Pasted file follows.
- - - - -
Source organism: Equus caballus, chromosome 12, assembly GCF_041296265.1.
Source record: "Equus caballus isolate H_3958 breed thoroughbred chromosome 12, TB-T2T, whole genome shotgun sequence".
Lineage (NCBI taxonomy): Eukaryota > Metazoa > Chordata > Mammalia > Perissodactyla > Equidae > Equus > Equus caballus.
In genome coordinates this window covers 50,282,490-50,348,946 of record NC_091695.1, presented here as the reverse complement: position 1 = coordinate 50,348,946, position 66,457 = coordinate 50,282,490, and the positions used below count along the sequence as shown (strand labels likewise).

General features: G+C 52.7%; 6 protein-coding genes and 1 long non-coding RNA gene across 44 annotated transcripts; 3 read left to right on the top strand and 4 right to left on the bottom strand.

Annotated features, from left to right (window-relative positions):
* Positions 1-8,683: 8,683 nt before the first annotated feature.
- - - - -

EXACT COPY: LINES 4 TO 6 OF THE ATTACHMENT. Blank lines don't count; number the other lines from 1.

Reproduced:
In genome coordinates this window covers 50,282,490-50,348,946 of record NC_091695.1, presented here as the reverse complement: position 1 = coordinate 50,348,946, position 66,457 = coordinate 50,282,490, and the positions used below count along the sequence as shown (strand labels likewise).

General features: G+C 52.7%; 6 protein-coding genes and 1 long non-coding RNA gene across 44 annotated transcripts; 3 read left to right on the top strand and 4 right to left on the bottom strand.

Annotated features, from left to right (window-relative positions):